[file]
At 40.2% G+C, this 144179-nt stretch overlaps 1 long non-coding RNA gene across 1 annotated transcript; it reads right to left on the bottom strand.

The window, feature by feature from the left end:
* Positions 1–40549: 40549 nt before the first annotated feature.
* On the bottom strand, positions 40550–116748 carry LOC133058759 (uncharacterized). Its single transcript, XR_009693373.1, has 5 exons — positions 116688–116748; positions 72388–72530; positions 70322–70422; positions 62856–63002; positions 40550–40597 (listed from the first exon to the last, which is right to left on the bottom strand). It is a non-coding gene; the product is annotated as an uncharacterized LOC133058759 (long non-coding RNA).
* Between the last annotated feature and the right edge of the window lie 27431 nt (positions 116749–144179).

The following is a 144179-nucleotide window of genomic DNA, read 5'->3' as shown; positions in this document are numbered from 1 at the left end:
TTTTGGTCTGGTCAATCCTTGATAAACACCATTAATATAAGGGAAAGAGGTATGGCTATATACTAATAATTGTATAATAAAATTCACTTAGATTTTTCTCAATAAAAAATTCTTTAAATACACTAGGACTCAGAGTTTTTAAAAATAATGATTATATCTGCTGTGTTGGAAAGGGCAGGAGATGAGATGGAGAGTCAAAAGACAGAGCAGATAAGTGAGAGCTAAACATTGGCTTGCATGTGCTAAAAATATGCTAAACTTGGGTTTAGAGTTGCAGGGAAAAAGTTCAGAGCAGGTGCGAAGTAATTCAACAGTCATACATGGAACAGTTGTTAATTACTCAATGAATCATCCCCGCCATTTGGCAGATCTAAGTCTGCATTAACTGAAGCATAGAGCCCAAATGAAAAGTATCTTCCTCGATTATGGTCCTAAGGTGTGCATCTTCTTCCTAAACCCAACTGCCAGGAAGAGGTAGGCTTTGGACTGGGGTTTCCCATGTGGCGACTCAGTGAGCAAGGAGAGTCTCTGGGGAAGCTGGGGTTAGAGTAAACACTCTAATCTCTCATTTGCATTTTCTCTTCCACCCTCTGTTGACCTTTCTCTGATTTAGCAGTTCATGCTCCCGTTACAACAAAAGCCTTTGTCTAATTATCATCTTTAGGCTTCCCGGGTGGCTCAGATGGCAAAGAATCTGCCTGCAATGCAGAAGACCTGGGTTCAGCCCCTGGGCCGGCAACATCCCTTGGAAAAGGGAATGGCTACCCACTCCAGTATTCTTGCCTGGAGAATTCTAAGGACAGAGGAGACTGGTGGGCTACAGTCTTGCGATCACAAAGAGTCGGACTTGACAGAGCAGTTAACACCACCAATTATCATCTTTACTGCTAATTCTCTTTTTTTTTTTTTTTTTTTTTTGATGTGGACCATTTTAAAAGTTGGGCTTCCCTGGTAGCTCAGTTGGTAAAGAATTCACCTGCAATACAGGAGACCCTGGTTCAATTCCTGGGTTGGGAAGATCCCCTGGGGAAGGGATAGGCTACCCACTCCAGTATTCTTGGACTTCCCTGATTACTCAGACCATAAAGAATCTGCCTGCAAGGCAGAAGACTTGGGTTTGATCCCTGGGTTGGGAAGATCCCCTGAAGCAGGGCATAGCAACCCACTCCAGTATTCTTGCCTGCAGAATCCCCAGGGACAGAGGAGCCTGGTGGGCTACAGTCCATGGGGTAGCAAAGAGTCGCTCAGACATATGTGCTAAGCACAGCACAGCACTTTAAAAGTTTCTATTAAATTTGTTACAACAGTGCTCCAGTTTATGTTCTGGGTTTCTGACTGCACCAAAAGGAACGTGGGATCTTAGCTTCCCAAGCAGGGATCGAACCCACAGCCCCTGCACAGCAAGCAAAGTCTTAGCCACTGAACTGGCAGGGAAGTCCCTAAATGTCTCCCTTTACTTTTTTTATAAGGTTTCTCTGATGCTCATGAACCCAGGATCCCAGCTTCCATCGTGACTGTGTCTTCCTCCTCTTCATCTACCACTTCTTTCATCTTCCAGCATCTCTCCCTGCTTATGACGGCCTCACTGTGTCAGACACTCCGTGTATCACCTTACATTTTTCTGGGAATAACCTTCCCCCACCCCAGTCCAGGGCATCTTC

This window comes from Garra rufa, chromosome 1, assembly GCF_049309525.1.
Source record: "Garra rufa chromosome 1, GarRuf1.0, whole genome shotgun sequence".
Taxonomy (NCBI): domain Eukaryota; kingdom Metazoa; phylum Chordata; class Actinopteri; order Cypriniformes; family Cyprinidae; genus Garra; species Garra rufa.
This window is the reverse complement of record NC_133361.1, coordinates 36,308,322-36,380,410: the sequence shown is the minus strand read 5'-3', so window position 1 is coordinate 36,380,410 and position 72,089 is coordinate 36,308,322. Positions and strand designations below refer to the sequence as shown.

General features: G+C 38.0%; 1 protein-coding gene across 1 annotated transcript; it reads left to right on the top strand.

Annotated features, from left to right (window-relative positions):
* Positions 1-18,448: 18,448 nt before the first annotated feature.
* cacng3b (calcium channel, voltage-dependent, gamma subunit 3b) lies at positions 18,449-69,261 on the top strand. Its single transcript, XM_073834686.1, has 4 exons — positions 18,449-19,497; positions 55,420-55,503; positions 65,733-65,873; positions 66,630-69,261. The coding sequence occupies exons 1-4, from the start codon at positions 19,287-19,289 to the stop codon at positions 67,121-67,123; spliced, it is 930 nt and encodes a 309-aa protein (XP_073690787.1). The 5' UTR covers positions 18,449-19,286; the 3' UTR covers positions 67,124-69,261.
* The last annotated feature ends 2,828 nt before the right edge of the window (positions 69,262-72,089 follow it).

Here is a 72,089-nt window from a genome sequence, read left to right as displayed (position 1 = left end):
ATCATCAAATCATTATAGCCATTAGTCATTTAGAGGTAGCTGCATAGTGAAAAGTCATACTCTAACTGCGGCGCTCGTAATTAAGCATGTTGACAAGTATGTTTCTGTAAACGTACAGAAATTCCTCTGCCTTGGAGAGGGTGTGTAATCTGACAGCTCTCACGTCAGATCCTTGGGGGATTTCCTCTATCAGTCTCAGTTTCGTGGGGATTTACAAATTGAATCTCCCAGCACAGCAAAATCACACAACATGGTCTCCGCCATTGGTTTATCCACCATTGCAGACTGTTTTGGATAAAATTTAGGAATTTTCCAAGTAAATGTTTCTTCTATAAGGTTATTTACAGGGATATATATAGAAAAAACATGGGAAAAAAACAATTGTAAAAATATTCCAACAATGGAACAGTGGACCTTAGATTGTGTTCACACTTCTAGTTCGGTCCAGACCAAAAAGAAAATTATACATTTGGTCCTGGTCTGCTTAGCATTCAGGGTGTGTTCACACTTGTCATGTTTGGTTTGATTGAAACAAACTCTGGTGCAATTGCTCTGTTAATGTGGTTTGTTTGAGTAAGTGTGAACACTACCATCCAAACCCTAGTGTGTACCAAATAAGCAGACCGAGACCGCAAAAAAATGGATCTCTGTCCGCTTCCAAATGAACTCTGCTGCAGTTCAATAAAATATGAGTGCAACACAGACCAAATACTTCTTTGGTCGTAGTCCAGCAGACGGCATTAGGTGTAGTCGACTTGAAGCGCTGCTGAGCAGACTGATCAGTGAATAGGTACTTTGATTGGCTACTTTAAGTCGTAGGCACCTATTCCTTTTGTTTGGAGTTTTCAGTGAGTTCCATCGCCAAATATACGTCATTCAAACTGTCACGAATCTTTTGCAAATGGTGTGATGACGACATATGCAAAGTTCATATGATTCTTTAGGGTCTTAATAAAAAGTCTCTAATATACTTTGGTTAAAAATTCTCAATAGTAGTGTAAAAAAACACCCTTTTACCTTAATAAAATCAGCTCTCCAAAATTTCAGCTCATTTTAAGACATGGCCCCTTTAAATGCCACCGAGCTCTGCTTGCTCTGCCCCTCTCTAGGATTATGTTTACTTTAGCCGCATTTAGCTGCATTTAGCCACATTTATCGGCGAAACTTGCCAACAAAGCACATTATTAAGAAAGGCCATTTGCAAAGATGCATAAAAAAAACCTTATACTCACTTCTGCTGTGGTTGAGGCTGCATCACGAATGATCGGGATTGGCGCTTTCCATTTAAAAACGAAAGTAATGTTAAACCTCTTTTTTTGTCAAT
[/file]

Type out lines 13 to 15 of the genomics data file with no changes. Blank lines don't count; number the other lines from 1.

Annotated features, from left to right (window-relative positions):
* Positions 1-18,448: 18,448 nt before the first annotated feature.
* cacng3b (calcium channel, voltage-dependent, gamma subunit 3b) lies at positions 18,449-69,261 on the top strand. Its single transcript, XM_073834686.1, has 4 exons — positions 18,449-19,497; positions 55,420-55,503; positions 65,733-65,873; positions 66,630-69,261. The coding sequence occupies exons 1-4, from the start codon at positions 19,287-19,289 to the stop codon at positions 67,121-67,123; spliced, it is 930 nt and encodes a 309-aa protein (XP_073690787.1). The 5' UTR covers positions 18,449-19,286; the 3' UTR covers positions 67,124-69,261.